Stop staring at meaningful change like it’s impossible to reach. Because it’s not the thing you want to reach in the first place. You don’t need to switch from one static state to another; you need to create constant, fluid, forward action. To do anything else is to waste time — time you just told me you don’t have.

Don’t tell others you want to improve. Tell others you’re in the process of improving. The former feels unattainable; the latter requires merely showing up and working hard at your craft when you do.

Don’t aim for change. Aim to always be changing.

Everyone has time for that.

The post How to Be More Creative When You’re Pressed for Time appeared first on Unthinkable.

1 thought on “How to Be More Creative When You’re Pressed for Time

  1. I see you have a rather simplistic concept of change. et me refine change a bit for you. There are two events in life that are static, birth and death. That time in between is called life and life is a process. You see, all processes have a start and an end. Change is part of this concept called process. Change has a start and an endpoint. Goals, or endpoints are important and natural to any process, or subprocess or any change process. To pretend they don’t exist is to pretend in unicorns.

    An example I can offer that is specific to me and yet allows someone else a theme to pursue is writing fiction. I start with a title first. That is I look for a general theme I wish to pursue. Let’s take an easy one, “She’s Gone”, title from a Hall and Oates song. There’s our theme, a rather broad and general one. What is the approach I want to use? Another part of creativity kicks in and sometimes it may take a month. That is why I usually keep half a dozen titles on file, the creative process is not a craft that one bends to one’s will. If I want to write about a woman, friend or wife, who has left me and isn’t coming back, then I have a particular vehicle for crafting the story. Or maybe a woman who was loved has died, different story. The point being there are many variations on a theme, I just have to think of one and make it work. That variation gives me a ballpark. I now have a ticket to at least see the game and become a player on the field. The story will end in this ballpark. Ain’t no hitting it out of the park allowed. I’ve got nine innings and twenty seven outs to a side. Each at bat, each position is a breakpoint. No two baseball games are ever the same, just like in real life. Now these breakpoints can be small changes, a ball or a called strike. Or they can be big changes, a home run. But they can’t all be the same, each must be a change for it’s own purpose. This is how we live our lives and in the living, tell our stories. I merely aim to tell some subset of a story. I never know who will win the game, all I know is the the game will end and someone will win. But from the order, “Play Ball!”I know the story will take shape and change, sometimes from paragraph to paragraph with small changes to a few paragraphs with a big change. But the story always ends.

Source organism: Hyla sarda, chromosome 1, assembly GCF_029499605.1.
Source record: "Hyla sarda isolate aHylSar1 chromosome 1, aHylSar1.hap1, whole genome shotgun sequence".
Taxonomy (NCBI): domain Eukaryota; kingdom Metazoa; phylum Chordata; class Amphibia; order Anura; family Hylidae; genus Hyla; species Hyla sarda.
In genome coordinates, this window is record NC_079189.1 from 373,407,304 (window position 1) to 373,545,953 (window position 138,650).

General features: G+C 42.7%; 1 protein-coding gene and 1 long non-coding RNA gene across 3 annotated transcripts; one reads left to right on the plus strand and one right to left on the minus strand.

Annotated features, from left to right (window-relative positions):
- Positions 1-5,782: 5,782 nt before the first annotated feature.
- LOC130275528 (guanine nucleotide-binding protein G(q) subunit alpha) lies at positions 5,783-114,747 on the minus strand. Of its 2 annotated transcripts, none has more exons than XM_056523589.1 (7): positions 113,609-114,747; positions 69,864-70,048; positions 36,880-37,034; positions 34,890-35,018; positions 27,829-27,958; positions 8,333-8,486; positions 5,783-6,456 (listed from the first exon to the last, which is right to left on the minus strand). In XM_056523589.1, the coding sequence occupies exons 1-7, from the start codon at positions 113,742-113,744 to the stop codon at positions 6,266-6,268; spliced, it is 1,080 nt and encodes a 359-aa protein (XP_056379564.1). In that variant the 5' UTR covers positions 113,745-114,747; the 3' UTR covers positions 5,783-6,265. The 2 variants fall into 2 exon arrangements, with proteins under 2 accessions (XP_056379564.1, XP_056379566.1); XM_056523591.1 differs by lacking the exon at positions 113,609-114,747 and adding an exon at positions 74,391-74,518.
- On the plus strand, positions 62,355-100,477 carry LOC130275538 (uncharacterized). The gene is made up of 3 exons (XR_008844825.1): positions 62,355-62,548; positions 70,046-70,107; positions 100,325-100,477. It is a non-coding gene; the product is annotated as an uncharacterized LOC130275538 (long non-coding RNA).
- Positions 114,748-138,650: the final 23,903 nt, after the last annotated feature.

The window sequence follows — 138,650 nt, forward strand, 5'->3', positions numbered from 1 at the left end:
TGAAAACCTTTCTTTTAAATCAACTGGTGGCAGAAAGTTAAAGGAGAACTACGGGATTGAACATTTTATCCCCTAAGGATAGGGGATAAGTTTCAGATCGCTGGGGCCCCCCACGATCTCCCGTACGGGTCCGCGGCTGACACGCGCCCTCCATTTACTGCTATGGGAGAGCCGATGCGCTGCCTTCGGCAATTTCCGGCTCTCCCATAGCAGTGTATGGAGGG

So the point being that we do not need and shouldn’t make change a continuous habit. Change needs a purpose, a goal. It takes though to come up with the right approach to make the right change. Living is the main process, working on a project is one of many subprocesses. Keep that perspective and one’s view of the world changes.